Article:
The adventures of a fourth grade teacher in East Central Illinois.

Reading Logs

I really don’t mean for this blog to be all about reading but, dang it, we do a lot of reading in my class, and I am really impressed with what my students accomplish each day! Besides, it is my blog and anyone who knows anything about me probably knows that I love reading to a degree that is almost absurd. So it really shouldn’t be much of a surprise that I tend to write about reading a lot.

I told my class last week that we were going to start using reading logs each week so that I could better understand what they were reading, when they were reading, and how much they read each time. We talked about it as a class and decided what the reading log should look like. The class was also informed that the reading logs would be collected each Monday morning and that a new one would be sent home each Monday afternoon. This way, I would be able to track their home reading habits each week. In addition to all of this, it was made very clear that I expect each student to be reading every day at home.

Or so I thought.

I had about six students turn in their reading logs this morning. Several others said that they forgot them. Others told me that they didn’t know they were supposed to turn them in because they weren’t completely filled out. (I allowed for 15 different reading sessions to be recorded.) Yet others said that they didn’t understand how to fill them out, despite the sample that I had written on the board when I first handed them out.

Le sigh.

This is just more evidence that a teacher must explain a concept of skill several times before it is fully understood.

Still, the reading logs are already giving interesting insights into my students’ reading habits and their understanding of what it means when I send a paper home. Some students think that papers sent home aren’t actually meant to go home, and therefore stuff them in a folder in their desks. Some students take papers home but never bring them back. Others take them home and return them partially completed, claiming that what they do at home is their business and not mine, even though they have an assignment to complete a reading log and turn it in each week. And then, of course, I have the students who take papers home and return them promptly as expected.

I’ll keep working with them on the reading logs. Hopefully I will have more students tomorrow turn in their completed logs, with a record of what they read, how long they read, how many pages were read, what days the reading took place, and a parent’s initials to verify that reading happened.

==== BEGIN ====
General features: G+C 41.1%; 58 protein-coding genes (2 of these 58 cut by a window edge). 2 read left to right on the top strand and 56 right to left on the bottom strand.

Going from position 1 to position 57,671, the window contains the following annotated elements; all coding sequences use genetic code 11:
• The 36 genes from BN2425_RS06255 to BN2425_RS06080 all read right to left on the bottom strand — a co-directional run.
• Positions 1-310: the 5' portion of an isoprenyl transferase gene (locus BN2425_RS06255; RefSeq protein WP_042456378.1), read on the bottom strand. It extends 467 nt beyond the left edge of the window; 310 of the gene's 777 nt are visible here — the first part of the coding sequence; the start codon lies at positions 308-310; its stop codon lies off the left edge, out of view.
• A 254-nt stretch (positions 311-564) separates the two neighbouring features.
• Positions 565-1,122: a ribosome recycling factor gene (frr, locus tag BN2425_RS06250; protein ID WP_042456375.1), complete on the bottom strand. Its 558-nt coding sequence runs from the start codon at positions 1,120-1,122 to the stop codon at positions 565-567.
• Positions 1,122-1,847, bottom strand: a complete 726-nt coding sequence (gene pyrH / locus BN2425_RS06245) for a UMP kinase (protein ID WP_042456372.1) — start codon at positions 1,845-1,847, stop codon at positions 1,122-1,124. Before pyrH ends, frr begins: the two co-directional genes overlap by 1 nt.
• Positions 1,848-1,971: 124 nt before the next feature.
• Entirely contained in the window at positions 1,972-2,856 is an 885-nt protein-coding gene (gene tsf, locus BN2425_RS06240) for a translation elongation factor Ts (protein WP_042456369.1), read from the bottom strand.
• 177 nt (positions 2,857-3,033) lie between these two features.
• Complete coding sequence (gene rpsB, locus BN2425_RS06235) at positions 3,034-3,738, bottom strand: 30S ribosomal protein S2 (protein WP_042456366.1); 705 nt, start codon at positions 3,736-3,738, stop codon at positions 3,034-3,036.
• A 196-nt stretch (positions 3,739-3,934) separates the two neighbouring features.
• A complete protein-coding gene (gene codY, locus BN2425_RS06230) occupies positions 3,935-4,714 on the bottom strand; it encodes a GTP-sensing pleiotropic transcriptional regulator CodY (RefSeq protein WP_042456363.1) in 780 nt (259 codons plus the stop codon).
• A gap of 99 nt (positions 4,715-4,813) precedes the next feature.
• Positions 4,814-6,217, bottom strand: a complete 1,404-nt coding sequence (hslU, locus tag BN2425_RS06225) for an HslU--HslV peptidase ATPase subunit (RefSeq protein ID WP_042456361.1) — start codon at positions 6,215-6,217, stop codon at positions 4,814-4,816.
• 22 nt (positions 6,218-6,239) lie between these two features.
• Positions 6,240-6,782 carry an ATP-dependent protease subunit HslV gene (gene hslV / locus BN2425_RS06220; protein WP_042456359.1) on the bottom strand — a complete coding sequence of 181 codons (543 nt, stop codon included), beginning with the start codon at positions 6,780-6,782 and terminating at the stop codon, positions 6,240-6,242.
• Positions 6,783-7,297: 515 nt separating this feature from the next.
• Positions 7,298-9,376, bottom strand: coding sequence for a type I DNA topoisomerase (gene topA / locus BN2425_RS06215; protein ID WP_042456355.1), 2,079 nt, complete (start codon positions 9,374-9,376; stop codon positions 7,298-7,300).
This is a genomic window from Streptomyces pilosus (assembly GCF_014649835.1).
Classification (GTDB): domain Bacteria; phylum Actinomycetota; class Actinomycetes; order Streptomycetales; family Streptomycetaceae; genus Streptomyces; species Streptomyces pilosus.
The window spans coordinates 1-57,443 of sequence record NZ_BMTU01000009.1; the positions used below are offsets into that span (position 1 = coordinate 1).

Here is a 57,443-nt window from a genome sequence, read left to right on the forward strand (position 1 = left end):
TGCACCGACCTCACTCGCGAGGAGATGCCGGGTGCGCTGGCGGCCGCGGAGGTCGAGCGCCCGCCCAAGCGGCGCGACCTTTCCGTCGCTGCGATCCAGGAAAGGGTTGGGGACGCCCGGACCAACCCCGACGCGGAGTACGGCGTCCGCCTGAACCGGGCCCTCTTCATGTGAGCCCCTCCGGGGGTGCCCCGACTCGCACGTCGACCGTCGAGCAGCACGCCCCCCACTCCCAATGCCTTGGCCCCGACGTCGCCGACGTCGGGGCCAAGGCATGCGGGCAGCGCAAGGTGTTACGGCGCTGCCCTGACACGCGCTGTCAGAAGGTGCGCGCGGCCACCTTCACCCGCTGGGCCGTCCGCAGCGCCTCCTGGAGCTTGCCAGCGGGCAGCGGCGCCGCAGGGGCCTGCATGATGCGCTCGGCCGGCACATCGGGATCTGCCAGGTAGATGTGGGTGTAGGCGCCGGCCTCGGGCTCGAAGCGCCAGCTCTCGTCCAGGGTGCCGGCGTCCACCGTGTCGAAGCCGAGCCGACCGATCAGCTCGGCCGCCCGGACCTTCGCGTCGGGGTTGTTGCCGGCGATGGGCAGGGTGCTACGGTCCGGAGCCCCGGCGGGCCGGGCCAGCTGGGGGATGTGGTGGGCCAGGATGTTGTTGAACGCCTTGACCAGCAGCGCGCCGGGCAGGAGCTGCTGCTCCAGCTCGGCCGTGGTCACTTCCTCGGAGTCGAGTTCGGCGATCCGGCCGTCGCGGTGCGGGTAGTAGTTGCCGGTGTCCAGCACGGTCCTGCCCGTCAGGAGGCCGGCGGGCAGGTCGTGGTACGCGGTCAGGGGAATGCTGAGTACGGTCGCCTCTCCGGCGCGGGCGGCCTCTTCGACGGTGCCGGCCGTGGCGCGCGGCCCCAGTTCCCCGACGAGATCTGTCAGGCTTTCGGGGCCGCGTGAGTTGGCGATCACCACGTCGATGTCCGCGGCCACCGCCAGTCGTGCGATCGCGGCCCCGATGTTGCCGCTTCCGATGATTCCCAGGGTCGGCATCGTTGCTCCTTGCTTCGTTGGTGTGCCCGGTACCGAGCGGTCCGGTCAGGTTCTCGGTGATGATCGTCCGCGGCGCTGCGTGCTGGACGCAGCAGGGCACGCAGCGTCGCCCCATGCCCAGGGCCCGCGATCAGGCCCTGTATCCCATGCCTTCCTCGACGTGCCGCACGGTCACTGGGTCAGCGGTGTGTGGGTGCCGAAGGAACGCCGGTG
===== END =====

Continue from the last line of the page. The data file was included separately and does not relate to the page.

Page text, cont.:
That’s the plan, at least. I’ll hope that next Tuesday (since there is no school on Monday) will net better results than a first foray into reading logs this year.



4 responses

  1. I can only imagine what the reading log would have looked like for me if I had been required to keep one in fourth grade. It would have been turned in on time, but all of the logging would have been in the same pen, and if you had compared the initials to my parents they probably wouldn’t have matched. The hardest part for me would have been deciding “did I spend 5 hours reading on Saturday, or 6?”

    October 3, 2011 at 9:42 pm

  2. Lol, teachers hated my reading habits, and so did my parents. I would use reading to avoid homework and chores. The class would be assigned to read the first chapter of some book like Journey or My Side of the Mountain. The next day the teacher would have us predict what happens next…which I could never do because I went and read the whole book already. It got worse in high school, when I had books like McBeth read before they were even assigned.

    October 3, 2011 at 11:39 pm

  3. So now that you are both adults, how have your reading habits changed?

    October 4, 2011 at 6:17 am

  4. One of the teachers that allows me to come in for prevention is a reading teacher. Each day that I’m there for prevention (once per week, during their reading class), she starts off by quickly surveying her students. Their assignment each night per week is to read 20 minutes (I don’t know if they have this assignment on the weekend or not), then she asks them during the quick, out-loud survey what page they are on (and she records what book, and if they’ve finished or abandoned a book). It takes maybe 3 minutes at the start of class to survey them, but I guess that way she tracks their reading in a consistent manner & doesn’t have to worry about if they’re forgetting/losing/refusing to do their logs on their own. Her students are also 4th graders. Anyway, just thought I’d share what she does, and it seems to work for her classroom! (I also believe there are consequences in place for those that didn’t read or forgot to read–though I don’t know what those are).

    October 4, 2011 at 3:01 pm

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